The project, which is funded by the National Union of Students’ Green Fund, works in co-operation with students and landlords in Worcester to ensure that all students are ‘energy aware’ as they move off campus after their first year of study.
The first year of the initiative has seen a number of students in private rented homes supported with peer to peer help by professionally certified student Energy Advocates, as well as having achieved significant savings on students’ energy bill.
Last month, representatives of the project met with Steve Egan, the Deputy Chief Executive of the Higher Education Funding Council for England (HEFCE), the body responsible for providing the National Union of Students with the money to fund Energize Worcester and similar programmes across the country.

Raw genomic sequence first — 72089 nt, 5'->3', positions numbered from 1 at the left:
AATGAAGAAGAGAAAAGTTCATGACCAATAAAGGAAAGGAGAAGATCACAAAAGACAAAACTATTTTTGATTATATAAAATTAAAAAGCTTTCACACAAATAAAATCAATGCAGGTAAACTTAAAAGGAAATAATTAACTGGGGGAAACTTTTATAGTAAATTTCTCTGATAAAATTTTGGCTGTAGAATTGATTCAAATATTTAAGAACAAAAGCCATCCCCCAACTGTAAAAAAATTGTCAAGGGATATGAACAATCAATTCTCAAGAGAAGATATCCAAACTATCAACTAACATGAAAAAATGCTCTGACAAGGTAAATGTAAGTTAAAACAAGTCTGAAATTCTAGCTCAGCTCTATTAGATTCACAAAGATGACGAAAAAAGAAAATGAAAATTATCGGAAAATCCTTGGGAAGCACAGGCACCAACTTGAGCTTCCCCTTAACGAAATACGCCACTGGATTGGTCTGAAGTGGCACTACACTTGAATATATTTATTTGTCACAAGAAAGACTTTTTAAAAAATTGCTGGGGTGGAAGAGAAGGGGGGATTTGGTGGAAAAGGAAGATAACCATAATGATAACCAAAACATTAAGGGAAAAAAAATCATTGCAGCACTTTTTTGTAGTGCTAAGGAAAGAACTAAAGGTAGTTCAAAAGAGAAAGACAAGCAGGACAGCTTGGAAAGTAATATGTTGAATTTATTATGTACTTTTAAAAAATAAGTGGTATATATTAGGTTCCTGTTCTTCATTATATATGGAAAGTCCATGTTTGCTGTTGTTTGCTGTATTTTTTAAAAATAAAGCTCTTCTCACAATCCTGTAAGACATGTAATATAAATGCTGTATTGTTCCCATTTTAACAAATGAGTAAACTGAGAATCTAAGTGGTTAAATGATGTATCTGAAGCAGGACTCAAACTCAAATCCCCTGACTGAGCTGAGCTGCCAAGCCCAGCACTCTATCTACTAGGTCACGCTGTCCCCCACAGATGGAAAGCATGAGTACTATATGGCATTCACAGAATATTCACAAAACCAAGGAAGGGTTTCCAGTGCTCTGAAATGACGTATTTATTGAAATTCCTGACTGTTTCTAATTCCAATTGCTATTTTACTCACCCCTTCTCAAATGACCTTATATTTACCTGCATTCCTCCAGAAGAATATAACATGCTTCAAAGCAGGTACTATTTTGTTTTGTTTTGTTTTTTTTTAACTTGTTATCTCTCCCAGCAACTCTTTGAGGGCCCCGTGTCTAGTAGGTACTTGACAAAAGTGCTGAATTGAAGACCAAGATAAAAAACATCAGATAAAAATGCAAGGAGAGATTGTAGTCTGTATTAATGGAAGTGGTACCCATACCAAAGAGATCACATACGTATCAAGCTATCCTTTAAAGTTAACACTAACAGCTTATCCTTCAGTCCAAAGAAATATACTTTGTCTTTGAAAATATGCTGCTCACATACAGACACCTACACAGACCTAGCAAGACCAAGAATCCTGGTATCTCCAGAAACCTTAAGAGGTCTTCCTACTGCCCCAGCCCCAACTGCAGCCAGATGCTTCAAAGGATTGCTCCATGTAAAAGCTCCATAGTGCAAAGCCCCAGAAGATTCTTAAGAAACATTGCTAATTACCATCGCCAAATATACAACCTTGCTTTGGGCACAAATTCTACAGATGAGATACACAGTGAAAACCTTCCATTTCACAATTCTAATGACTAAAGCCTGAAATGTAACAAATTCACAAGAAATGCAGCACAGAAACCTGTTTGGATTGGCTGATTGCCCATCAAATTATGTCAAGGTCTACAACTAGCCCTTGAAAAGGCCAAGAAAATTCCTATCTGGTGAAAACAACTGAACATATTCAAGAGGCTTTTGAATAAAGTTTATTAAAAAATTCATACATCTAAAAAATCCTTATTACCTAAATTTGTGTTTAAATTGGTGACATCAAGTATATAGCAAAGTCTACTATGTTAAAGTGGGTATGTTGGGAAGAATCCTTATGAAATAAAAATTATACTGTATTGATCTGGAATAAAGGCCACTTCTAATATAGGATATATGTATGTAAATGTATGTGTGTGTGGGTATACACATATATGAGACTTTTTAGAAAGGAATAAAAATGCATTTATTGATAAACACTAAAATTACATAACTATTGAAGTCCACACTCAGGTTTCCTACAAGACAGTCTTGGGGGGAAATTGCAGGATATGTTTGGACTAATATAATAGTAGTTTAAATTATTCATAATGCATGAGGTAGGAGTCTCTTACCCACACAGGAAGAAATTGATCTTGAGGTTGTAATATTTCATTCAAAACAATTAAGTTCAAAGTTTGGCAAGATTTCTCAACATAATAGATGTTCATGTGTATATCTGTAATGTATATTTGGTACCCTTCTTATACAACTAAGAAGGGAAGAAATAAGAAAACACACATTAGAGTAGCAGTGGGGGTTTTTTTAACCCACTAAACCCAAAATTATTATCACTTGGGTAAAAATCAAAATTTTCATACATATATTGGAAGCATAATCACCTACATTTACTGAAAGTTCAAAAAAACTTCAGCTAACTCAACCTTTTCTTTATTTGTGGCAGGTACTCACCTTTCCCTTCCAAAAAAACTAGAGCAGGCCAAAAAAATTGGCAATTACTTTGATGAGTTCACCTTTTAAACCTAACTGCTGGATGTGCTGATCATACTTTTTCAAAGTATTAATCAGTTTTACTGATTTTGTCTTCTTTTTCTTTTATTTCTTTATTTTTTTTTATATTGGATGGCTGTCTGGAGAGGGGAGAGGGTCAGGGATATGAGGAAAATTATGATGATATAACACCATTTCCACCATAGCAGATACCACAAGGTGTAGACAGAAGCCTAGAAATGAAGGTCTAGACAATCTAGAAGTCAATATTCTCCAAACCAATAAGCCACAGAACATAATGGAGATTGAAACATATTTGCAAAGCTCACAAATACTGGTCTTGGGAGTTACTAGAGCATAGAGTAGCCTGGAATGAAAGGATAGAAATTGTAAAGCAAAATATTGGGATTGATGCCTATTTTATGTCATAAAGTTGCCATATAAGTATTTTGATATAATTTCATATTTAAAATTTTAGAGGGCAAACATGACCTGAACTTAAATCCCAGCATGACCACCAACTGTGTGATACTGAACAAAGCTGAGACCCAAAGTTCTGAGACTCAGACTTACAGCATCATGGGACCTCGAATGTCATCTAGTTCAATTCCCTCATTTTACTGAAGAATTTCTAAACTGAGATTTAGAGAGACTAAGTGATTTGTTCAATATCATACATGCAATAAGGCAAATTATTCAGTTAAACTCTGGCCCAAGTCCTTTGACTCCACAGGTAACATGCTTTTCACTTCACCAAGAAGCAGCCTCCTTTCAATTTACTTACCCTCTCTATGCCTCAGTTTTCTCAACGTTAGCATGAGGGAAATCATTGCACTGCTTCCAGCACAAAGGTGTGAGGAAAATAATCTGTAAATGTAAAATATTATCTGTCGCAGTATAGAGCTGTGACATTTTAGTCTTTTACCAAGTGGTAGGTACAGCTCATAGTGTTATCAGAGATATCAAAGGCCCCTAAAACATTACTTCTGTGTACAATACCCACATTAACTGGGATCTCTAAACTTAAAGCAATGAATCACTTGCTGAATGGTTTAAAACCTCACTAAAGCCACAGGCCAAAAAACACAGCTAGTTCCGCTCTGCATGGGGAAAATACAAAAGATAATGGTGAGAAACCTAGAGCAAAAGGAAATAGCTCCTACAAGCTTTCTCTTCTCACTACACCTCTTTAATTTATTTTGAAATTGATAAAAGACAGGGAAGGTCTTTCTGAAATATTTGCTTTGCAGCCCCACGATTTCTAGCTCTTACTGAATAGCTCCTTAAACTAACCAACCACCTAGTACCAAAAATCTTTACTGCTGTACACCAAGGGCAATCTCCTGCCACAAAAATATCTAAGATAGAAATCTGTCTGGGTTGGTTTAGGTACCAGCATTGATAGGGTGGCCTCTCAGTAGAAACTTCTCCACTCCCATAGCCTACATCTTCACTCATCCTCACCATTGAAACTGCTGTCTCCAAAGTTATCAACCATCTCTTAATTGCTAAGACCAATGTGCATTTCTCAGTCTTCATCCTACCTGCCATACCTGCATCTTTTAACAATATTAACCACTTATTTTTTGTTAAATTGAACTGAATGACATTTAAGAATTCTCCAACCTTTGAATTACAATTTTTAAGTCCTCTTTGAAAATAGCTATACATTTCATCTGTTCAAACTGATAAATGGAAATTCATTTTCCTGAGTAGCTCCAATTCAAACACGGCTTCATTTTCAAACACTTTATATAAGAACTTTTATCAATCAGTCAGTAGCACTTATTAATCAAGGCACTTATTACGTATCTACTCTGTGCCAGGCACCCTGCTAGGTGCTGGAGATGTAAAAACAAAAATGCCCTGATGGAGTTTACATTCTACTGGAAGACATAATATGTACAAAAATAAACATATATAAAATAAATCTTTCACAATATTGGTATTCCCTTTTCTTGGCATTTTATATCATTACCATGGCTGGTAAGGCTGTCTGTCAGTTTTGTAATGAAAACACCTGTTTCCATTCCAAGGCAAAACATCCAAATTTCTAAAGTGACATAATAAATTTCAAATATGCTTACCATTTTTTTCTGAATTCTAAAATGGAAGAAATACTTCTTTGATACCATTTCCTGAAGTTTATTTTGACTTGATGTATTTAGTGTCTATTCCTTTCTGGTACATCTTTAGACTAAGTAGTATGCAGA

After visiting a Worcester student house which has benefited from the Energize Worcester project, and viewing a presentation on the scheme’s success thus far, Mr Egan said: “It’s great to meet with a group of people who are intent on making good things happen, rather than just talking about it.
“What I like about the project is how it focuses on the issues facing both students and landlords, and works on mutual benefits. You see students motivating and encouraging other students to benefit themselves and their communities.”
Mr Egan was also on hand to present the inaugural Energize Worcester Energy Saving Champion award to the student who has cut the most from their energy bill over the last year. The 2014 prize was handed to Anthony Ball, a History student who managed to save an overall of impressive 56% from his energy bill.